Let's look at an example of a vertical line. For this example I've got a vertical line and two points on it are negative 2, 4 and negative 2, negative 2. So substituting these values into our formula, in my numerator for my rise, I'm going to have the difference in my y-coordinates 4 and negative 2, so 4 minus negative 2. In my denominator, my run will be the difference in my x-coordinates, so negative 2 and negative 2-- negative 2 minus negative 2. This in the numerator will simplify to be 6 and negative 2 minus negative 2 is going to be zero, which is undefined because you can't divide a number by zero. A fraction, 6 over 0 or any number over 0 is going to be undefined, so for any vertical line, the slope is going to be undefined because the rise can be any value, depending on which points you choose on your line, but the run is always going to be 0, which is always going to lead, again, to a slope which is undefined.

So let's look at parallel lines. So here on my graph I've got two parallel lines, and parallel lines are lines that do not intersect. Because they don't intersect, their rise over run from one point to the next must be the same, which means that their slopes are also going to be the same. So parallel lines do not intersect and they have the same slope. Finally, let's look at perpendicular lines. Perpendicular lines are lines that cross at a 90 degree angle, so they're going to cross at a 90 degree or right angle. There are two things you need to know about perpendicular lines. The first is that you're going to have one line with a positive slope and another line with a negative slope, and the second thing to know is that their slopes are also going to be reciprocals of each other. So I'll show you with an example of what that means.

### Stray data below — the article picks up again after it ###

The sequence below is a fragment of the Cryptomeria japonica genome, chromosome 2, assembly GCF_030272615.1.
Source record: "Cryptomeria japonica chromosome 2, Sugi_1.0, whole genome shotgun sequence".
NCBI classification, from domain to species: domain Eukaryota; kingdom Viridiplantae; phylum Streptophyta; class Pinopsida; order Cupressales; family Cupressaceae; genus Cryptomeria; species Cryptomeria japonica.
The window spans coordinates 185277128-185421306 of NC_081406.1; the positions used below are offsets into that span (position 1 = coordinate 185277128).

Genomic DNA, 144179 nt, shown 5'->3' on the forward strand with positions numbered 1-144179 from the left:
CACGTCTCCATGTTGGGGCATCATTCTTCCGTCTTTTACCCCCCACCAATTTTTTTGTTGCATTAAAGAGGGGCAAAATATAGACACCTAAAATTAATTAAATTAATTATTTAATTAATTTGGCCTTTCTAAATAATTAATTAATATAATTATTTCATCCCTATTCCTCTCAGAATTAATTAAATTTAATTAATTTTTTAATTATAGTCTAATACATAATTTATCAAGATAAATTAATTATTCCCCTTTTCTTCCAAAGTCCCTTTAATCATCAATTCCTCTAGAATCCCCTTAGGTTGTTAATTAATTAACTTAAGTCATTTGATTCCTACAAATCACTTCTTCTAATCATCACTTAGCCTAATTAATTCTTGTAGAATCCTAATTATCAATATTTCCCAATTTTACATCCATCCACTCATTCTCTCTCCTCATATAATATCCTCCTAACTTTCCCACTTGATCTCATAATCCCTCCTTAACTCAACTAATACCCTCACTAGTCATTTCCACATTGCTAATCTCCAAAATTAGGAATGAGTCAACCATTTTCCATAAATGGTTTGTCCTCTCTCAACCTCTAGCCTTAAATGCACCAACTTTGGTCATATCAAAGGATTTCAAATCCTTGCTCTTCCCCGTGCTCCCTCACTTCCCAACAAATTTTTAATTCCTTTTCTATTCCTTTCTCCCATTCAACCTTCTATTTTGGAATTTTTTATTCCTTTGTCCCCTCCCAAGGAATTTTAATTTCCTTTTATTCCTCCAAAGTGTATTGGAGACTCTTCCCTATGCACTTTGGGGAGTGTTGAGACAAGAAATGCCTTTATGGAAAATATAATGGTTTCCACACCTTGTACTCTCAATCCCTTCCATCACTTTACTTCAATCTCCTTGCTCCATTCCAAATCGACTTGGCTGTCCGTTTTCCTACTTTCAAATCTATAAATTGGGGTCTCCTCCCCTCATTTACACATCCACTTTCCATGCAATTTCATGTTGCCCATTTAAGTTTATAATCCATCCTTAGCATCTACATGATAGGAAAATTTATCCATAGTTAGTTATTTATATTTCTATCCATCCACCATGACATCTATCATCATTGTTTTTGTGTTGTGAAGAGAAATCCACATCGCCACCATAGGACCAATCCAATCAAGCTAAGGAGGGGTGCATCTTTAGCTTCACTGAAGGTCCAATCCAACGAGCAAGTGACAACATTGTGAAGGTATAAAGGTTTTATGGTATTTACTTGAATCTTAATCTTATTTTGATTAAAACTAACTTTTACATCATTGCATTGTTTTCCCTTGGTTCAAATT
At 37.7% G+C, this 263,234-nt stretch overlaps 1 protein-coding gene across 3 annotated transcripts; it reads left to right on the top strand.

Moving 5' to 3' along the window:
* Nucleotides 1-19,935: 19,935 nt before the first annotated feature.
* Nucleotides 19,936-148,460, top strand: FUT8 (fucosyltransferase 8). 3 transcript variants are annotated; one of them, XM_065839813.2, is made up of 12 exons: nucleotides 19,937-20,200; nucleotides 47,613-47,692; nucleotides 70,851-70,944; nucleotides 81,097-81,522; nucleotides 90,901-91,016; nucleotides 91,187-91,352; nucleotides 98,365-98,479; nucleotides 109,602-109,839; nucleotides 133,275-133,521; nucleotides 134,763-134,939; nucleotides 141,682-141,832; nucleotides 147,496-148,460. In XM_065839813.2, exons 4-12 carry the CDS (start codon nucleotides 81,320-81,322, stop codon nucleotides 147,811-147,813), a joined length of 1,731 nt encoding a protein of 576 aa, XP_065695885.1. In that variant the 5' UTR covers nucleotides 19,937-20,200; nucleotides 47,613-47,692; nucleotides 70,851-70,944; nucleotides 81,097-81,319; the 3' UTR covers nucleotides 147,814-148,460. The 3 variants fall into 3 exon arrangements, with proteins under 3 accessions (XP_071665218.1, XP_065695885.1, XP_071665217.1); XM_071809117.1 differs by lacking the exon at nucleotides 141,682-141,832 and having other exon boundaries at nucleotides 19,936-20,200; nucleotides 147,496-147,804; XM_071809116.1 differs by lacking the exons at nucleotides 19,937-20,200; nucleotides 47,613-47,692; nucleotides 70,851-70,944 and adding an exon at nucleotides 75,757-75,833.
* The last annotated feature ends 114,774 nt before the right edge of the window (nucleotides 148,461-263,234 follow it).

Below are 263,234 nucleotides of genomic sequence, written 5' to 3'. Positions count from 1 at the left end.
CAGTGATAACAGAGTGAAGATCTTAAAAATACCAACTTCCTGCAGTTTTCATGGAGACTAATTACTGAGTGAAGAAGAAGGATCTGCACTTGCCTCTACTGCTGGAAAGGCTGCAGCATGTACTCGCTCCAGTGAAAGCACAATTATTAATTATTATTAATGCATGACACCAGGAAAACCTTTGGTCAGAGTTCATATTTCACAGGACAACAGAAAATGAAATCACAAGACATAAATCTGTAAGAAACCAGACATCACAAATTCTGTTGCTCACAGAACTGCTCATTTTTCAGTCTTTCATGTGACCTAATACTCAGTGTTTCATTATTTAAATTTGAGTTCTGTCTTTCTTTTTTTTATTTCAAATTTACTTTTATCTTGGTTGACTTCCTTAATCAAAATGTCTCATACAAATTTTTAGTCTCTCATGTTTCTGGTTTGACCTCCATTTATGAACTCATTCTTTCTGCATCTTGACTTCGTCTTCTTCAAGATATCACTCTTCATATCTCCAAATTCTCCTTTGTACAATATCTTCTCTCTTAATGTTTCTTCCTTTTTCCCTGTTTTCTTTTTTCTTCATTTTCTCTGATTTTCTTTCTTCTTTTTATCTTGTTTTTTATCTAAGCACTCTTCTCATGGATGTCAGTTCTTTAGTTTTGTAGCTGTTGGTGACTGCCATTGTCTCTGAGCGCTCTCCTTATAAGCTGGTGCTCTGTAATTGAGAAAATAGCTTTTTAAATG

Let's say we have one line with a slope of 3 over 2. Since this is positive, we know that the slope of the perpendicular line is going to be negative and because it's reciprocal, the slope is going to be 2 over 3. So reciprocal just means you're flipping the numerator and the denominator. So if we have a line with a slope of 3 over 2, the slope of the line perpendicular to it is going to be negative 2 over 3.

Let's go over our key points from today. The slope of a line is a measure of how steep it is. When reading a graph from left to right, lines with a negative slope head towards negative infinity on the y-axis and lines with a positive slope head towards positive infinity on the y-axis. Horizontal lines have a slope of zero and vertical lines have a slope that is undefined. Finally, parallel lines have the same slope and perpendicular lines have slopes that are opposite reciprocals of each other.

I hope that these key points and examples helped you understand a little bit more about calculating the slope. Keep using your notes and keep on practicing, and soon you'll be a pro. Thanks for watching.

Notes on "Introduction to Slope"

Key Formulas

m equals fraction numerator y subscript 2 minus y subscript 1 over denominator x subscript 2 minus x subscript 1 end fraction

Key Terms

Slope: The steepness of a line; found by dividing the change in y-coordinates by the change in x-coordinates from any two points on a line. 

Parallel lines: Lines that never intersect; they have identical slopes. 

Perpendicular lines: Lines that intersect at a right angle; they have opposite reciprocal slopes.